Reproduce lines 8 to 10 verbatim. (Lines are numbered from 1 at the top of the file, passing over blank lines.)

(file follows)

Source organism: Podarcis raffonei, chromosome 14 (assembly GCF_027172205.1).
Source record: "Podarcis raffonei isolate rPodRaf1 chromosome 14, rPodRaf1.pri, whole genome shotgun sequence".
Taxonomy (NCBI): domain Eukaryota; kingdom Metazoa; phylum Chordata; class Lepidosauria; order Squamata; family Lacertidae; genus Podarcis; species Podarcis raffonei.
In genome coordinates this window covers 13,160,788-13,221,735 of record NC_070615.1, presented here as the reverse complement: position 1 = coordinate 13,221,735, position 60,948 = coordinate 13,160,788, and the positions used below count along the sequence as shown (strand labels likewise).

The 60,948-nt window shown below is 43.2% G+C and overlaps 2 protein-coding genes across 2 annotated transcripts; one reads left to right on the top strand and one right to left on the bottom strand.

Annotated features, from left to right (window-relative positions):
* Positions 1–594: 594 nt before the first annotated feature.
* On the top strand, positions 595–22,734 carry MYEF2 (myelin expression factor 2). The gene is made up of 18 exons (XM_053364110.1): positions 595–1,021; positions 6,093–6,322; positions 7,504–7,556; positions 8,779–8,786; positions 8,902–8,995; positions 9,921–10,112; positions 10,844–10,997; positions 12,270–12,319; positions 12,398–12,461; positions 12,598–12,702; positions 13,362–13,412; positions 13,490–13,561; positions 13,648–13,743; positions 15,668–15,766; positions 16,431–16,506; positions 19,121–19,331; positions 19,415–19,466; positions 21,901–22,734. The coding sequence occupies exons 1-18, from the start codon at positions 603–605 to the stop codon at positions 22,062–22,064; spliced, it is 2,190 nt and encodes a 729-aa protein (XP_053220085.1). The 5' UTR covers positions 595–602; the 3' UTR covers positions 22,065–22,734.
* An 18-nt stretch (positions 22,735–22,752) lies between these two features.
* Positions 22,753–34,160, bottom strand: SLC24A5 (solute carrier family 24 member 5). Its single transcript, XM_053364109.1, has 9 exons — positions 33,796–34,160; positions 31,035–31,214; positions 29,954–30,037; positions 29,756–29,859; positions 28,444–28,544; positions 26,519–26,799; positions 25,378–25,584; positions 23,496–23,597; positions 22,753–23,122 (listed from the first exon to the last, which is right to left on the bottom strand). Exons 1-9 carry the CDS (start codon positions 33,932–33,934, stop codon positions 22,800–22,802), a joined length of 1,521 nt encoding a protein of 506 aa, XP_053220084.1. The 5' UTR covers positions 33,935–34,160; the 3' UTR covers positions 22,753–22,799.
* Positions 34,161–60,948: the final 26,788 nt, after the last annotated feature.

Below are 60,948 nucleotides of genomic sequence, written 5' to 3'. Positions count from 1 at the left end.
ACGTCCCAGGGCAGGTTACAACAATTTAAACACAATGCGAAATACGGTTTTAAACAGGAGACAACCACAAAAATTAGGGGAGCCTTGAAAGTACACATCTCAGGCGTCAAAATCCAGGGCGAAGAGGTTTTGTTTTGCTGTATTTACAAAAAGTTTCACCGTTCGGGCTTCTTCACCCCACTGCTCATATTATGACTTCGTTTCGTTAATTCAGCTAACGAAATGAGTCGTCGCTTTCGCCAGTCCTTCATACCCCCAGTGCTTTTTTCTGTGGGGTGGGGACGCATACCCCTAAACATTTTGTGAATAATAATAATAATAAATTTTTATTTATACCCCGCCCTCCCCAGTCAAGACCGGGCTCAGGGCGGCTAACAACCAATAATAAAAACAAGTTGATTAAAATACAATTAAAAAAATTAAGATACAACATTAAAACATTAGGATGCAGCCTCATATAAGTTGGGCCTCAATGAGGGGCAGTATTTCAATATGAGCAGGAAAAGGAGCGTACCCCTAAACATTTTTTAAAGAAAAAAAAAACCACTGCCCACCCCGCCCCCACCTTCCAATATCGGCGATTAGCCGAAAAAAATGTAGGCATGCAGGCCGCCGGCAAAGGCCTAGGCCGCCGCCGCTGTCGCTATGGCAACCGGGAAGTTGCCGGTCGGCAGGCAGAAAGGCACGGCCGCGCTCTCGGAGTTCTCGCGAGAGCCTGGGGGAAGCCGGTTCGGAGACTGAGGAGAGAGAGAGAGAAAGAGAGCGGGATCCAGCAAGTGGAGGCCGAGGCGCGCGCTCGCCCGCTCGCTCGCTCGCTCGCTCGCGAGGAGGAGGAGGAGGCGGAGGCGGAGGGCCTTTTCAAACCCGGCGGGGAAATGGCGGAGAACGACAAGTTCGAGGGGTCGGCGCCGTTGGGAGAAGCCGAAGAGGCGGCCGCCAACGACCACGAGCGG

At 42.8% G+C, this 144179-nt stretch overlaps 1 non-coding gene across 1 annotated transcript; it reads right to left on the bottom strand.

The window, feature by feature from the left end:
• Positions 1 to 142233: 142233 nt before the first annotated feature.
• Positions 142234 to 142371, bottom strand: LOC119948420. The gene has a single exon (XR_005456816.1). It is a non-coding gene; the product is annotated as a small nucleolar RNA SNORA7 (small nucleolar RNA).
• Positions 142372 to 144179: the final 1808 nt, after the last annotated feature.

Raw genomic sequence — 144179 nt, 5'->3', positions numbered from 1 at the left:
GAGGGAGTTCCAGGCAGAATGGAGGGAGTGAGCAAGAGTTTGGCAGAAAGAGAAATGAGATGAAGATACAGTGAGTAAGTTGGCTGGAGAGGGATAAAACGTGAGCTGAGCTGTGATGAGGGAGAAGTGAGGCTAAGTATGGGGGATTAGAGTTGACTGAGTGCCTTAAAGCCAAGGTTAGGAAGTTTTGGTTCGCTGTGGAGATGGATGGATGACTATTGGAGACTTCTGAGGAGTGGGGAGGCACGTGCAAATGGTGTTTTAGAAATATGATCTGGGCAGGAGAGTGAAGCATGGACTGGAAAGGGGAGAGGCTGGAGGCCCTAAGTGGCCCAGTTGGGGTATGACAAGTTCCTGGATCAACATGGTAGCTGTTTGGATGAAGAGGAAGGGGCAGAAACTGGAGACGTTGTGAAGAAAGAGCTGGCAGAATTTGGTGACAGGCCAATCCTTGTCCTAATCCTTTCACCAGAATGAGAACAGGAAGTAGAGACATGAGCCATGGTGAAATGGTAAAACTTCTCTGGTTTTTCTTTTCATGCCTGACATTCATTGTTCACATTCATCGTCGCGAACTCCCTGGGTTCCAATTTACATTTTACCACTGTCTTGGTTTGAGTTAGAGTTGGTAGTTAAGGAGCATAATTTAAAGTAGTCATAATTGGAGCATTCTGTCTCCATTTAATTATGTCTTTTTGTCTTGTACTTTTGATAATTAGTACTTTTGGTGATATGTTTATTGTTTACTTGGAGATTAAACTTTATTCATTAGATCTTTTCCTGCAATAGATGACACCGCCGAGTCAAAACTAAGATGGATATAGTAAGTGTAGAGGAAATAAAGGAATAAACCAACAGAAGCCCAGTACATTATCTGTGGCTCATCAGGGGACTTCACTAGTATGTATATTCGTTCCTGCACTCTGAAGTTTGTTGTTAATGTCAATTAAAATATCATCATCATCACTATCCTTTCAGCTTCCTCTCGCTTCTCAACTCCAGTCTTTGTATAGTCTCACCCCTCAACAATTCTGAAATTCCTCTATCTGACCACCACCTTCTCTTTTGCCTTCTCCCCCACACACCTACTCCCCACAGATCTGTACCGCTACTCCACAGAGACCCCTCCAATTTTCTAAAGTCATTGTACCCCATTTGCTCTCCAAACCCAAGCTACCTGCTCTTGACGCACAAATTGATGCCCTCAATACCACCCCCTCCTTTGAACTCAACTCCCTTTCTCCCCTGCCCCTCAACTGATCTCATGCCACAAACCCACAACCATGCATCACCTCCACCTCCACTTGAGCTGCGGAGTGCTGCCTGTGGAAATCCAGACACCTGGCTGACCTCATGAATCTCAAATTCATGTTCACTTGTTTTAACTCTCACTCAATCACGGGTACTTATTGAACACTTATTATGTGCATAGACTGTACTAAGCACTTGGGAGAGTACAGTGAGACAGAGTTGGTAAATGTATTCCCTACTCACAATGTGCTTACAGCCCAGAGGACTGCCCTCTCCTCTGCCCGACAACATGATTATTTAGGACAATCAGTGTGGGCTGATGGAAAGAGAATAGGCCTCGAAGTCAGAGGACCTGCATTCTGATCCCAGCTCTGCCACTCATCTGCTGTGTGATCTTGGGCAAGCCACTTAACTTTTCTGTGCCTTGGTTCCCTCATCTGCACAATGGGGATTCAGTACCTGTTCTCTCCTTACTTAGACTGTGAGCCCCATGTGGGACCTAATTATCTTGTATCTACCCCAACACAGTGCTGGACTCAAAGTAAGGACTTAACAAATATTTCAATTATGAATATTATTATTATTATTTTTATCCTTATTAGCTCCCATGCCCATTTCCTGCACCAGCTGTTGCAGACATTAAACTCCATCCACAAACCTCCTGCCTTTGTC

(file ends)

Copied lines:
* On the top strand, positions 595–22,734 carry MYEF2 (myelin expression factor 2). The gene is made up of 18 exons (XM_053364110.1): positions 595–1,021; positions 6,093–6,322; positions 7,504–7,556; positions 8,779–8,786; positions 8,902–8,995; positions 9,921–10,112; positions 10,844–10,997; positions 12,270–12,319; positions 12,398–12,461; positions 12,598–12,702; positions 13,362–13,412; positions 13,490–13,561; positions 13,648–13,743; positions 15,668–15,766; positions 16,431–16,506; positions 19,121–19,331; positions 19,415–19,466; positions 21,901–22,734. The coding sequence occupies exons 1-18, from the start codon at positions 603–605 to the stop codon at positions 22,062–22,064; spliced, it is 2,190 nt and encodes a 729-aa protein (XP_053220085.1). The 5' UTR covers positions 595–602; the 3' UTR covers positions 22,065–22,734.
* An 18-nt stretch (positions 22,735–22,752) lies between these two features.
* Positions 22,753–34,160, bottom strand: SLC24A5 (solute carrier family 24 member 5). Its single transcript, XM_053364109.1, has 9 exons — positions 33,796–34,160; positions 31,035–31,214; positions 29,954–30,037; positions 29,756–29,859; positions 28,444–28,544; positions 26,519–26,799; positions 25,378–25,584; positions 23,496–23,597; positions 22,753–23,122 (listed from the first exon to the last, which is right to left on the bottom strand). Exons 1-9 carry the CDS (start codon positions 33,932–33,934, stop codon positions 22,800–22,802), a joined length of 1,521 nt encoding a protein of 506 aa, XP_053220084.1. The 5' UTR covers positions 33,935–34,160; the 3' UTR covers positions 22,753–22,799.